Surrey students walk out Friday to support teachers

Earl Marriott Secondary students, including Jackie Czarnecki Shelby Busby, Jamie Dorner and Kinsey Fehlhaber (above) and Grade 11 student Davis Stacey (below) were among a few dozen students at the school who chose to walk out of classes early Friday to support B.C. teachers. - Tracy Holmes / Black Press
Earl Marriott Secondary students, including Jackie Czarnecki Shelby Busby, Jamie Dorner and Kinsey Fehlhaber (above) and Grade 11 student Davis Stacey (below) were among a few dozen students at the school who chose to walk out of classes early Friday to support B.C. teachers.
— image credit: Tracy Holmes / Black Press

Thousands of students at Surrey high schools are planning to walk out of class this afternoon in support of B.C. teachers, who will be on strike for three days beginning Monday.

"We are showing that we care because this is our education," said Jen Bhindi, a Grade 9 student at L.A. Matheson. "We do care about the class sizes because it's not only difficult for teachers to teach, but it's difficult for us to learn."

She said students at her school plan to gather in neighbouring Moffat Park, carrying posters and banners.

Bhindi said she and about seven student organizers at her school are not only telling fellow students about the walkout, but explaining why it's important.

"Some people actually do think they can just skip," she said. "We're going to all the classes and we're going to explain what the whole point of this is. Some people think it's pointless, but if we show each other that we can do this, it can happen."

About 40 Earl Marriott Secondary (EMS) students started the protest early, staging a walkout around 9:30 a.m. Friday to gather along either side of 16 Avenue in South Surrey with placards and airhorns.

Encouraging drivEarl Marriott student walkouters – many of whom answered the call – to 'honk for teachers', the students confirmed they are on the teachers' side.

"They need more money," Jackie Czarnecki, in Grade 12, said, noting teachers don't get paid enough for the work they do.

Czarnecki and Shelby Busby said they believe next week's strike action will work in the teachers' favour.

"I think they're going to get what they want out of it," Czarnecki said.

"I think it's good for them to stand up," added Busby.

EMS principal Peter Johnston speculated that not all of the students who joined the early walkout were there for the cause.

"The ones with the signs obviously thought through it," he said.

Czarnecki and a few others who camped out on the thoroughfare's south side pledged to hold their ground all day.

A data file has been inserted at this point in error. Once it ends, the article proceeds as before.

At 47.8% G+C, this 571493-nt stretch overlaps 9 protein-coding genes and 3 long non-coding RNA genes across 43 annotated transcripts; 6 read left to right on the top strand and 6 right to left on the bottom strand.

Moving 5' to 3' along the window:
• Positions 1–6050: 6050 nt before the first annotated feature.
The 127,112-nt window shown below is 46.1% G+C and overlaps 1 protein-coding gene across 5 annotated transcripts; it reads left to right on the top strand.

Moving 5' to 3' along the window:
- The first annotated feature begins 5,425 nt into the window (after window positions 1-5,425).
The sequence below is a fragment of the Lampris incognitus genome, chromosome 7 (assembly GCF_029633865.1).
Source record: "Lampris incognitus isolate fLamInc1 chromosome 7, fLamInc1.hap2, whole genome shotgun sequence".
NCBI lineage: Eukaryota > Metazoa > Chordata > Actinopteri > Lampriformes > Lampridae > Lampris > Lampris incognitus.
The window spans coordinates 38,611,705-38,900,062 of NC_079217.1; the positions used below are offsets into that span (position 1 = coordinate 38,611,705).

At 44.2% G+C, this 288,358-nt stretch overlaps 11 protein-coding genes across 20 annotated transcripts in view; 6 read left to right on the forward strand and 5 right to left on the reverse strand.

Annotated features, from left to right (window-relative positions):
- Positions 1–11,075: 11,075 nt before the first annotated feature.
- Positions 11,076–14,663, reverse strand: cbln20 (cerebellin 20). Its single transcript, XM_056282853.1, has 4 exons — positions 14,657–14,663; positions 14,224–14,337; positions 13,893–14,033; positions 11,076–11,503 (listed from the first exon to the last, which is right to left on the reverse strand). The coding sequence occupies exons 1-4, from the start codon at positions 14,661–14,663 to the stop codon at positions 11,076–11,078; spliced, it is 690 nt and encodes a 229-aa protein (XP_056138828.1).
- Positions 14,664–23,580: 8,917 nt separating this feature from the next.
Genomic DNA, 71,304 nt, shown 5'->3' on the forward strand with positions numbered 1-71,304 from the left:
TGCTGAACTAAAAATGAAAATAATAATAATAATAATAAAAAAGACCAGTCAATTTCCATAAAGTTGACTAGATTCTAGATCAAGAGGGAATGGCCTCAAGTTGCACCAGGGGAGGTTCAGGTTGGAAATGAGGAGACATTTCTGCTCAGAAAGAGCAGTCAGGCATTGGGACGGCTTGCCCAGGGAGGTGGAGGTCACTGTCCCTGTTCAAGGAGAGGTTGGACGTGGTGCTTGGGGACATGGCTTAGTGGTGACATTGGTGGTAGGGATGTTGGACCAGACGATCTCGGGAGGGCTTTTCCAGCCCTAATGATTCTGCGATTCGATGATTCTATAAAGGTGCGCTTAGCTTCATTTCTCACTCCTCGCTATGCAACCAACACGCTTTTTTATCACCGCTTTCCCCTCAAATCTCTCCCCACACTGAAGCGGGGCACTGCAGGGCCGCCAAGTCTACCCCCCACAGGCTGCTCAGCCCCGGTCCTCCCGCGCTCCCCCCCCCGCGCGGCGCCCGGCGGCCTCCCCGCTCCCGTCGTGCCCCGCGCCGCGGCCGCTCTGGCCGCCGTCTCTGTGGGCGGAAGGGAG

Students at Elgin Park, Panorama Ridge and Sullivan Heights in Surrey have also indicated they'll be walking out this afternoon.

B.C. teachers served strike notice Thursday morning after a provincewide vote in favour of escalating job action. The move came two days after the provincial government tabled legislation forcing teachers back to regular classroom duties. Since September, they have refused to meet with administrators or complete report cards and months of contract negotiations have been fruitless. Teachers will not be in classrooms Monday through Wednesday.

A Facebook page was set up earlier this week by some Vancouver students called BC High School Student Walkout. Feelings appear to be mixed on the page. While some teens are highly supportive of the movement, asking where to be and when, others call it "national skip day" and say teachers have no right to complain. Still, more than 18,000 people indicated they're attending walkouts provincewide, with many planning to gather at the Vancouver Art Gallery.

Meanwhile, parent reaction is also split, with many taking their opinions to Facebook or other social media.

Leo Wang said the strike shows "most of our teachers don't care about our kids, don't care about student, just money for themselves."

Lacey Donaldson said the strike "sucks" but added "having a child myself with special needs and not getting the help he needs in school makes me understand their reasoning."

Education George Abbott has said schools will be open (because other non-BCTF staff will be working) and it's up to parent whether to send their kids or not, many school districts, including Surrey and Delta, are strongly encouraging parents to seek other child care options due to insufficient supervision.

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